Earthworms’ Castings

with Jean Ponzi

Two Veterans’ Stories Preserving a Precious Legacy

The Missouri Veterans’ History Project evolved from a national Clinton-era effort to honor and record the experience of all U.S. military veterans.

Congressional grants awarded to the states in 2000, through legislative sponsorship from AARP, bought digital video equipment and jump-started use of an interview process from the American Folklife Center. When the federal funds were spent, Representative Jill Schupp (D-Creve Coeur) formed a non-profit partnership between the University of Missouri and Missouri Historical Society to engage volunteers to continue conserving the stories of Missourians’ military service.

DVD recordings are archived in the Library of Congress and the Missouri Historical Society with a copy presented to each veteran and his or her family. In October of this year, Don Aird, a WWII POW, contributed a milestone 500th story.

This spring, on a milestone date for me, I heard my uncle Travis Blackmore, who was then 87, add his personal saga into our nation’s historical treasury.

World War II was raging when Trav left his home in Mexico, Missouri to join the U.S. Navy. Serving as a radioman in the Pacific Theater, he saw Marines raise the American flag on Iwo Jima. He was aboard the U.S.S. Lindsey, a minelayer destroyer, on April 12, 1945, when kamikaze pilots swarmed his ship. Trav was working less than 30 feet from where the bow blew to kingdom come, killing 57 sailors and wounding him and 56 more.

Trav recalled being “airlifted” from his stricken ship in little more than a canvas sling, feeling fear more than pain as he dangled helpless in mid-air. He proudly reported having received his Purple Heart from Fleet Admiral Chester Nimitz, although, still being in hospital, he was not fully aware of that honor, that day.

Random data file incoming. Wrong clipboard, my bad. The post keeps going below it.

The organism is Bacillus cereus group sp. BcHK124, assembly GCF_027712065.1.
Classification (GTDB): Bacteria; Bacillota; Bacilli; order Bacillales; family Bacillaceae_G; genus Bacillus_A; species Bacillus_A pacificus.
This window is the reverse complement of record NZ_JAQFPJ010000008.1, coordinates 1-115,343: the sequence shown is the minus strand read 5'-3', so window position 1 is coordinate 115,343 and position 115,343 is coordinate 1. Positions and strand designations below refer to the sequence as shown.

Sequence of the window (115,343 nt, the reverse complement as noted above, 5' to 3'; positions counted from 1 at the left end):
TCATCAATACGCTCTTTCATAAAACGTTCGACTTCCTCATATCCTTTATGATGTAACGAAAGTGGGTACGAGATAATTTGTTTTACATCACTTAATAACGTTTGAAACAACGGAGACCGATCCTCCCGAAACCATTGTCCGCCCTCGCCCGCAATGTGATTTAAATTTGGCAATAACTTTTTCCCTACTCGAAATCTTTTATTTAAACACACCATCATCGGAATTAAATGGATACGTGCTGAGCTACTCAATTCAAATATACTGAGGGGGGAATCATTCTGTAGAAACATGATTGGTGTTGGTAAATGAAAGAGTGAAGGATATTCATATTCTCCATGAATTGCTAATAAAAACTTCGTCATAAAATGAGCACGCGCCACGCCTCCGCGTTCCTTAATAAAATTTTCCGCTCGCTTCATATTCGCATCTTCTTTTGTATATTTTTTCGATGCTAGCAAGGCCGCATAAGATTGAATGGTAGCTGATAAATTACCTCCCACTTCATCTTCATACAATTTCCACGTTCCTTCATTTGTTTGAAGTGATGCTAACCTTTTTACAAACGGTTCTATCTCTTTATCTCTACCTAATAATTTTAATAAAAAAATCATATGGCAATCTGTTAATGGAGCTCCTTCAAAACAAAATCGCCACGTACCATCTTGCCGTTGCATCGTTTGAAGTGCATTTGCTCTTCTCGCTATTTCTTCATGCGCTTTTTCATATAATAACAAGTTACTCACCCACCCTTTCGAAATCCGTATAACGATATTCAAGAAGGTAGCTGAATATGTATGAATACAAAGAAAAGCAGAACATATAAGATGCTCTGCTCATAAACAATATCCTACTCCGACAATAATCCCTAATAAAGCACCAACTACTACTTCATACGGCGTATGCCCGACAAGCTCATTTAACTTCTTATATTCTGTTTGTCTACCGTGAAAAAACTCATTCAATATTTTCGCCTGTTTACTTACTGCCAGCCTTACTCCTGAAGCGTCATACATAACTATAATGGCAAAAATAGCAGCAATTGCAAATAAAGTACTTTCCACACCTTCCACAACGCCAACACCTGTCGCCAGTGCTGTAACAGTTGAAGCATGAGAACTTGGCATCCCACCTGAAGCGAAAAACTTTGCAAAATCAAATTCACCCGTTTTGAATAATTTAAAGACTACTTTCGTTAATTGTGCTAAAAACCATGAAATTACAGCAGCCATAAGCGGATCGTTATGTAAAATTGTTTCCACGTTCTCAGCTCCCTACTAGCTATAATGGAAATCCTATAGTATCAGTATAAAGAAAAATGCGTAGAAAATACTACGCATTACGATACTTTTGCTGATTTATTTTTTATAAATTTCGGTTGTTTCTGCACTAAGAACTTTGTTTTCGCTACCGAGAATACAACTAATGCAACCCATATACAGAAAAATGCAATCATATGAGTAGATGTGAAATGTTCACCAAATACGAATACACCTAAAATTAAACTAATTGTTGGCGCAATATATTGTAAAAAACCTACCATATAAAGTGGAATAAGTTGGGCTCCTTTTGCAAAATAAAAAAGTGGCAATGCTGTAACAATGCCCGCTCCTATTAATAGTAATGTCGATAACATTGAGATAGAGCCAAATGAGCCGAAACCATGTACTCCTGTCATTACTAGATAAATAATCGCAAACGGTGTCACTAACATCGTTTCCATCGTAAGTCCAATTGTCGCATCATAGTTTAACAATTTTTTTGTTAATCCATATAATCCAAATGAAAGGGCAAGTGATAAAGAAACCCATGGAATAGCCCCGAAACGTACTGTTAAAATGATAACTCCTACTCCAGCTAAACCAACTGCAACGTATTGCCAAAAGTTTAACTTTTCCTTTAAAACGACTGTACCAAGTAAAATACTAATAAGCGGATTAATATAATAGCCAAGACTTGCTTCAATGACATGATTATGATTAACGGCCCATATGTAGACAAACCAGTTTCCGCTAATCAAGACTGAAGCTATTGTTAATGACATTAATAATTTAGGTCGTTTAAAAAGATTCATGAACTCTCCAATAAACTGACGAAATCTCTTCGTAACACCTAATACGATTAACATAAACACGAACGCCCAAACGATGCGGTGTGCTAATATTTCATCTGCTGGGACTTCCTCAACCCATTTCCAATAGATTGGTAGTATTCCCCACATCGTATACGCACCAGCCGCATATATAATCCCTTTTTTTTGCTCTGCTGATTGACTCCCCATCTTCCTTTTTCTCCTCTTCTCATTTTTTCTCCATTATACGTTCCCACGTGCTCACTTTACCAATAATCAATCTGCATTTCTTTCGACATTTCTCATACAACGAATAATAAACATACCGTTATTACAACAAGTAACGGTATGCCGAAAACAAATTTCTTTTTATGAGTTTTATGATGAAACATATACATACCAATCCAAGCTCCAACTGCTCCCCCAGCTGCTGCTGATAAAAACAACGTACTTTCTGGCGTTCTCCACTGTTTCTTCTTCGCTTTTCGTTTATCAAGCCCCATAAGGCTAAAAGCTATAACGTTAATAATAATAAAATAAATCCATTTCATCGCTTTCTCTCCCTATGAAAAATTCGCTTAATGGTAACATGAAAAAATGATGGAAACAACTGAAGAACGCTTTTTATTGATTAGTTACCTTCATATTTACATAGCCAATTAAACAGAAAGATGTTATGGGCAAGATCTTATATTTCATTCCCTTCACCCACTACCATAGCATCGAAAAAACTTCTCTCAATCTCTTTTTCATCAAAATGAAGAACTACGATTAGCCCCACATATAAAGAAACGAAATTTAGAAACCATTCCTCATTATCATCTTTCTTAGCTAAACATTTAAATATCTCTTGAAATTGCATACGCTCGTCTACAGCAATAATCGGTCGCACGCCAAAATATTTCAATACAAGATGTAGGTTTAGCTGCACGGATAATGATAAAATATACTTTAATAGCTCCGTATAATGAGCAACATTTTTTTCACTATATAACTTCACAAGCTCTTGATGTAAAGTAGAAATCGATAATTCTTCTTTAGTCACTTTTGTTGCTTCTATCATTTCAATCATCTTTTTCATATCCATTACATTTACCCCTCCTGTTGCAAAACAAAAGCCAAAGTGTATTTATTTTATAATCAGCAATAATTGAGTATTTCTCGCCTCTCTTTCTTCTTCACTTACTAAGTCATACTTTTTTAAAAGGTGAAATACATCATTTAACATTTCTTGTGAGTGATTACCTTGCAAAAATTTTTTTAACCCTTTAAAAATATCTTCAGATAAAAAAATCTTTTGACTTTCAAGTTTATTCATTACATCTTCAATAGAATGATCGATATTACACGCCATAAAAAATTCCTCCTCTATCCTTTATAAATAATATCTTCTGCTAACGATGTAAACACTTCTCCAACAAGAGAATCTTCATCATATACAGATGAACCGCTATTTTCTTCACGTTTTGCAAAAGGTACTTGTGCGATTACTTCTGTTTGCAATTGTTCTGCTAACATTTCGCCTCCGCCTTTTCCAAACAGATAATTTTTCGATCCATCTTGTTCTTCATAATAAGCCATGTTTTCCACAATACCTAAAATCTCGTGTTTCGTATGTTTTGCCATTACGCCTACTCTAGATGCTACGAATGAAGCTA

Travis told his story to the camera on April 13, 2013. It was 68 years and one day after his brush with death on the Lindsey. He wore his Purple Heart and a souvenir cap from a 20th annual Lindsey crew reunion he attended in 1995. Afterwards he quietly told me, “I left out the part about pulling bodies out of the water…”

After Travis finished his story, we listened to another elderly gentleman, Lee Roy Temming, recount his service in the U.S. Army. Lee Roy fought on Omaha Beach, and then in the Battle of the Bulge. He would have continued into the next wave but medical authorities said he was suffering battle fatigue.

Travis had a reserved way of speaking. He answered the interviewer’s question, stopped and waited for the next one, for nearly an hour. Lee Roy was a natural raconteur. His story was liberally garnished with frauleins and mademoiselles. He had not repeated himself when the DVD’s 90 minutes had filled.

I sat spellbound through both narrations, seeing movies in my mind – with a vivid edge I can still recall. Trav’s was a documentary, and Lee Roy’s was a feature film.

They modestly shared bravery and recounted unspeakable destruction, never flinching from horrors lived when Trav was only 19 and Lee Roy a grown-up 22. Both men spoke from wheelchairs. They were living in a nursing home. At the end of his interview Lee Roy said, “Hey, thanks for caring what we did!”

About a month later, my family replayed Travis’ interview at his funeral. It was sweet and painful to once more hear his voice, telling his story of service, a quietly stated epic of valor, knowing he is held in history now.

The Missouri Veterans’ History Project welcomes the story of any veteran, whether of combat or peacetime service. Information and appointments can be accessed through www.mvhp.net or by calling 573-522-4220.

Thanks to Alternative Hospice, a Healthy Planet client, for coordinating these veteran interviews.

Jean Ponzi presents environmental stories, Mondays 7-8 p.m. on KDHX-FM “Earthworms” and Sundays 1-2 p.m. on “Growing Green St. Louis” on the Big 550-KTRS-AM.